Monday, 23 February 2009

Not quite the first ever use of twelve-tone technique in American music - but almost.

In a talk given in 1944, Scott Bradley described his difficulty in finding an appropriate piece of music for an image both so "grotesque and funny" as the spectacle of a dog's disembodied head apparently walking around on its own, "Finally, I tried the twelve-tone scale and there it was!...I hope Dr. Schoenberg will forgive me for using his system to produce funny music, but even the boys in the orchestra laughed when we recorded it." Three years earlier, in his manifesto, 'Cartoon Music of the Future,' Bradley dreamt of a time beyond click-tracks, when the music is recorded "before a foot of animation is in production," allowing for "free and flexible tempi" and "unlimited variation in composition." He foresaw the need for, "a new type of orchestral tone colour, since sound effects will be contained in the orchestration, and the possibilities will be boundless." In the same manifesto, Bradley imagined a cartoon with images by Salvador Dali set to Debussy's Pelléas et Mélisande. Five year later, in 1946, Dali would sign a contract with Disney to produce a film called Destino, based on a song by Armando Dominguez, of which only fifteen to eighteen seconds were made in Dali's lifetime.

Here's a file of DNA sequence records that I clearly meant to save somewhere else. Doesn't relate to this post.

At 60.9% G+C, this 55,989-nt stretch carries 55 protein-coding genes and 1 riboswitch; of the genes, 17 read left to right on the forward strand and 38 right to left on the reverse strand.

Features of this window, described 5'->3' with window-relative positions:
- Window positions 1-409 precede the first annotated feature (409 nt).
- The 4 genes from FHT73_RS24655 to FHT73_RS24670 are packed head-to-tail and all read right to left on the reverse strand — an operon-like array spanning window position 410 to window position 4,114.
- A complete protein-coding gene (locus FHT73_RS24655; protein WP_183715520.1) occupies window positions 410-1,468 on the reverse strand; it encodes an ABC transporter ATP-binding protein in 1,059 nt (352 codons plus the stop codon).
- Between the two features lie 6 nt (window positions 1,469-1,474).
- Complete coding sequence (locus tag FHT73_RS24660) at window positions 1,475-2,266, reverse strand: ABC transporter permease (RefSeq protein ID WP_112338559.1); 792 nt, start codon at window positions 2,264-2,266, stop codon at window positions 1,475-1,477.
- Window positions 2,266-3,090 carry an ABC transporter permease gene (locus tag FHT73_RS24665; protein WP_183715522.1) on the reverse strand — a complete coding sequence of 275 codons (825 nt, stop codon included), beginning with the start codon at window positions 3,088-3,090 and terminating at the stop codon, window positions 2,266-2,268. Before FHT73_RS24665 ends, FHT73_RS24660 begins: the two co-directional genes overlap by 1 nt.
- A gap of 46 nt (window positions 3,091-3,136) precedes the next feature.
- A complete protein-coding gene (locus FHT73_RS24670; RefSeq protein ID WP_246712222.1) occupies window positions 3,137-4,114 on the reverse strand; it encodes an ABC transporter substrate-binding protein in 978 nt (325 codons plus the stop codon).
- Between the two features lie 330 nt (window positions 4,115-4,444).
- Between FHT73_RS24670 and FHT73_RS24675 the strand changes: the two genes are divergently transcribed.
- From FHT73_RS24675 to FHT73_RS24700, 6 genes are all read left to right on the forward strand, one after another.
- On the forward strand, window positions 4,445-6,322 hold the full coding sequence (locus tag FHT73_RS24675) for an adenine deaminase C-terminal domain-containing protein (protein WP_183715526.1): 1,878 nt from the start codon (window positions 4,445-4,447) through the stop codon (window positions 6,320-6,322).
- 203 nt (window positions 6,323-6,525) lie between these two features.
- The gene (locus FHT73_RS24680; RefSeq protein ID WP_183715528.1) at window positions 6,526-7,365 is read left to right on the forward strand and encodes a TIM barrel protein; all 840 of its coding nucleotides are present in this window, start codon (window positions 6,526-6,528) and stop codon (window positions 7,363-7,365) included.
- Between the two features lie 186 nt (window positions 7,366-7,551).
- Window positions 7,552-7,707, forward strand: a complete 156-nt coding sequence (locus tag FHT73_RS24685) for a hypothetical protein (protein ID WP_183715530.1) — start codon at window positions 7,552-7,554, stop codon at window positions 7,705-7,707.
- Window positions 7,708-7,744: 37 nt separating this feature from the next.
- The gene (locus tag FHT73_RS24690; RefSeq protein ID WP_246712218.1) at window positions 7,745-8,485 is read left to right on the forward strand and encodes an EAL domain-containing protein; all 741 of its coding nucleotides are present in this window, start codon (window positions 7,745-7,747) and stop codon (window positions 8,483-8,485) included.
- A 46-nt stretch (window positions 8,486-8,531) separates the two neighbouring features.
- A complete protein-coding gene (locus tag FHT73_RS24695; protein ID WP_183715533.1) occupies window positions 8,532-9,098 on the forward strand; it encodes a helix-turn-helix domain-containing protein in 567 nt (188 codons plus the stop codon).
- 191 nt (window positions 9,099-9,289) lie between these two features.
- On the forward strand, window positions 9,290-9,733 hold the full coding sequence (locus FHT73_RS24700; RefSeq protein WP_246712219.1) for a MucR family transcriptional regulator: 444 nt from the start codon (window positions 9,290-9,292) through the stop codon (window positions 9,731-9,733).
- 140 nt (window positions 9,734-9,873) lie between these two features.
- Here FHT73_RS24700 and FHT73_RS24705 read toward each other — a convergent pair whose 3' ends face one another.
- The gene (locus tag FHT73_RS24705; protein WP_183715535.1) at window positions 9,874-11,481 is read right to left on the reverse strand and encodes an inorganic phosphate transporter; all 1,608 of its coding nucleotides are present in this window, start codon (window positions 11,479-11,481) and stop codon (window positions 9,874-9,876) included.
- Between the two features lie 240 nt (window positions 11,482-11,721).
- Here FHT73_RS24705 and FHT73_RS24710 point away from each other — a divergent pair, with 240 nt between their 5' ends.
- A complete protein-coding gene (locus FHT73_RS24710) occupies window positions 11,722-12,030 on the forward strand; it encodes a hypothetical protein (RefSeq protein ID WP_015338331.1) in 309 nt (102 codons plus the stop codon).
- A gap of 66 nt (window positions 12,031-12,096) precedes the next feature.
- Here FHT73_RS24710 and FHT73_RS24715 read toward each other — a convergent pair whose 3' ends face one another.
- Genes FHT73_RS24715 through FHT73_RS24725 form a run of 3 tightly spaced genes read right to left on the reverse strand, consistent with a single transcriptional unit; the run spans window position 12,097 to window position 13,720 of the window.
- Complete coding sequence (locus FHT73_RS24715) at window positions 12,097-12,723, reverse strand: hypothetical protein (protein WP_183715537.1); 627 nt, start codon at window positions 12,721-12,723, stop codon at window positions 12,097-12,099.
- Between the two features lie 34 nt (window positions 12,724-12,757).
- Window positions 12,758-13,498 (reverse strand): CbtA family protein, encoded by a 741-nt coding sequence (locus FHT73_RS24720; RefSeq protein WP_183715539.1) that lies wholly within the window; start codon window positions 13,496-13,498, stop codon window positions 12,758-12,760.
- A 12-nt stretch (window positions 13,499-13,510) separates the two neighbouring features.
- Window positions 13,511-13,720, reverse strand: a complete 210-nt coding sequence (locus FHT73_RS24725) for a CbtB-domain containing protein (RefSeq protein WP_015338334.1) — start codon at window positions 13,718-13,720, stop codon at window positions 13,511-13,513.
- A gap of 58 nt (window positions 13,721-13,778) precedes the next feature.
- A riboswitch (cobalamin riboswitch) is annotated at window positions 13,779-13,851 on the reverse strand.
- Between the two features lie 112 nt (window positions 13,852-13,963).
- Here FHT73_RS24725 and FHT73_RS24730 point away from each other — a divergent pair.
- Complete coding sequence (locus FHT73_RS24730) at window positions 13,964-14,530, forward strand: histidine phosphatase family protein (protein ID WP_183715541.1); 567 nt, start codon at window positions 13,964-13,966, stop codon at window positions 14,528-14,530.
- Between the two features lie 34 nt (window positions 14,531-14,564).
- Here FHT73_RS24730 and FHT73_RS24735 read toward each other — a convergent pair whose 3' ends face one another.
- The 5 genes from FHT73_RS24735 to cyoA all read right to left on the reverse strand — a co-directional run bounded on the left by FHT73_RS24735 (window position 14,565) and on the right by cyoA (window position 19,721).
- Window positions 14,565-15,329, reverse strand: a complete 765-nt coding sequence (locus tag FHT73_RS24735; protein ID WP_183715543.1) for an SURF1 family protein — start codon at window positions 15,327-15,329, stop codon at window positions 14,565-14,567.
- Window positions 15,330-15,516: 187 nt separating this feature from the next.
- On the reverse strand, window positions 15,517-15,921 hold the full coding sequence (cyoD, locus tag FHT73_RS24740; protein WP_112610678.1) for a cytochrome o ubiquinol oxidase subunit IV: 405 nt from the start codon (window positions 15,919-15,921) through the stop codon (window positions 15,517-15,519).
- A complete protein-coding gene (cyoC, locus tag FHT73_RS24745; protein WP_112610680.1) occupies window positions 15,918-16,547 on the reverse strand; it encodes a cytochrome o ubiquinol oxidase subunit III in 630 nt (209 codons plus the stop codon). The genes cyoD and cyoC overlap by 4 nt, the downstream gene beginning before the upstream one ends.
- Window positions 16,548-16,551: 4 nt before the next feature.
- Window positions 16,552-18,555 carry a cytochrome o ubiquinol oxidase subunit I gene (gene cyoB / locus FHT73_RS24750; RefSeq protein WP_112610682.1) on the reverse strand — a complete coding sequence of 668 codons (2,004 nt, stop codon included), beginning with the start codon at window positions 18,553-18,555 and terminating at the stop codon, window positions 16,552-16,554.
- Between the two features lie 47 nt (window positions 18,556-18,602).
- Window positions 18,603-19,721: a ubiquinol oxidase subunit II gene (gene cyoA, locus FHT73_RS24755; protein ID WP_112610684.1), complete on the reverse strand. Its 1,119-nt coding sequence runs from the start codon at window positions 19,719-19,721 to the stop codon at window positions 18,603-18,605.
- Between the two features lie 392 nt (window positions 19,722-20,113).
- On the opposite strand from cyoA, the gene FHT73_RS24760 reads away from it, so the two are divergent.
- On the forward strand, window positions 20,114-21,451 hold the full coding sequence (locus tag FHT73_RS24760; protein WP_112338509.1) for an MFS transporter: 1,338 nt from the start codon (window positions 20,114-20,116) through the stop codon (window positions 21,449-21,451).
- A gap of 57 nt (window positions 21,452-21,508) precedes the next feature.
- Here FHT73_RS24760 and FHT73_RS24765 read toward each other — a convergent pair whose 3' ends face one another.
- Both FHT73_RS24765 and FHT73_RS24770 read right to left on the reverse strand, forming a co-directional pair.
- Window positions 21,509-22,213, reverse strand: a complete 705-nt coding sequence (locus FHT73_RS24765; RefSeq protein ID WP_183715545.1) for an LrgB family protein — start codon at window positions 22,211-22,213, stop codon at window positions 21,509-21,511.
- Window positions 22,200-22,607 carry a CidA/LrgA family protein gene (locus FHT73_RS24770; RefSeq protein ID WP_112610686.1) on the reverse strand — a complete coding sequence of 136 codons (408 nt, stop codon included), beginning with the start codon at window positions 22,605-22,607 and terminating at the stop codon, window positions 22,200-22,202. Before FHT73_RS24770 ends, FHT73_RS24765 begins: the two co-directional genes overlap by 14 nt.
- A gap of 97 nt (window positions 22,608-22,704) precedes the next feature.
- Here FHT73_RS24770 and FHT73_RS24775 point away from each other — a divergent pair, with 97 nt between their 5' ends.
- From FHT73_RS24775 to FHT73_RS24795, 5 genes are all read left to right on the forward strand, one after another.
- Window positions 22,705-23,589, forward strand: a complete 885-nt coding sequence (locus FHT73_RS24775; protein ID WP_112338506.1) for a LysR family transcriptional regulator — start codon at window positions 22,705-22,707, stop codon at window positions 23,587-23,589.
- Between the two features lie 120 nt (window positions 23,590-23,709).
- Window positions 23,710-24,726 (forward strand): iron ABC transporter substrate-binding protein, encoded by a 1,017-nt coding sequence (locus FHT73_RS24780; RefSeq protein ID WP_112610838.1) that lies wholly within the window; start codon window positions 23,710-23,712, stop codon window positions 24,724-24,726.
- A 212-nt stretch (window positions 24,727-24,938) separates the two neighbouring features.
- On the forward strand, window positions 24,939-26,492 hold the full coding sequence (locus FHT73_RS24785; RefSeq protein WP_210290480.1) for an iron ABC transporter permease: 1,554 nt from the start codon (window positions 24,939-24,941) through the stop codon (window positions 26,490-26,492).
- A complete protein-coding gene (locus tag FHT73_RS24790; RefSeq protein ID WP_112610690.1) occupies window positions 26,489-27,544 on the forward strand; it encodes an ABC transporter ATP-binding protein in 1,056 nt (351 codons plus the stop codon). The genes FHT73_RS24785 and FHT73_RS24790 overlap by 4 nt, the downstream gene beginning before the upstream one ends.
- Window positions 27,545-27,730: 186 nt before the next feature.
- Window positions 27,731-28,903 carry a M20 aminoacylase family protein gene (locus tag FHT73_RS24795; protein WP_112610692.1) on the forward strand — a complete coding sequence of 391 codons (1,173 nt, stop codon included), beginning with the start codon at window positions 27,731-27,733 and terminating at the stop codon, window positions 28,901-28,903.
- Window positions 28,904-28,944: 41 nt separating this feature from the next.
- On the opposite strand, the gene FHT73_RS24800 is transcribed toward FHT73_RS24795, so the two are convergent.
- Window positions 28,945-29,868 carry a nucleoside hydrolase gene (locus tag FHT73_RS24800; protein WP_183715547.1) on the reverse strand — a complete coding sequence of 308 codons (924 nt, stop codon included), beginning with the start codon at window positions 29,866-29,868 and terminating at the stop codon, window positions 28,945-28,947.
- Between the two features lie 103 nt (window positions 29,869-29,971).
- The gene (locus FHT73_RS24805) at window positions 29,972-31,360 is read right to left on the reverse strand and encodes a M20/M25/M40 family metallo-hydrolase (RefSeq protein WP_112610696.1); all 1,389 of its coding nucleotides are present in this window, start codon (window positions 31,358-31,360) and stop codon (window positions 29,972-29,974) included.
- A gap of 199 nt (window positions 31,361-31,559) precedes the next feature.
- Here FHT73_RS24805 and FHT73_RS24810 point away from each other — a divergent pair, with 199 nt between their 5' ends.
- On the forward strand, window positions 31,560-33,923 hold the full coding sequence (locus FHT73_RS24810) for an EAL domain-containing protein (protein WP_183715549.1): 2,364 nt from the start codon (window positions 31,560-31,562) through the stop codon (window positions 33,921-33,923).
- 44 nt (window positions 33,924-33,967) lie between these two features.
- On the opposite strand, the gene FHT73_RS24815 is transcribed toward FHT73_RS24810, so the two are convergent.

[all quotes from Daniel Goldmark's Tunes for Toons]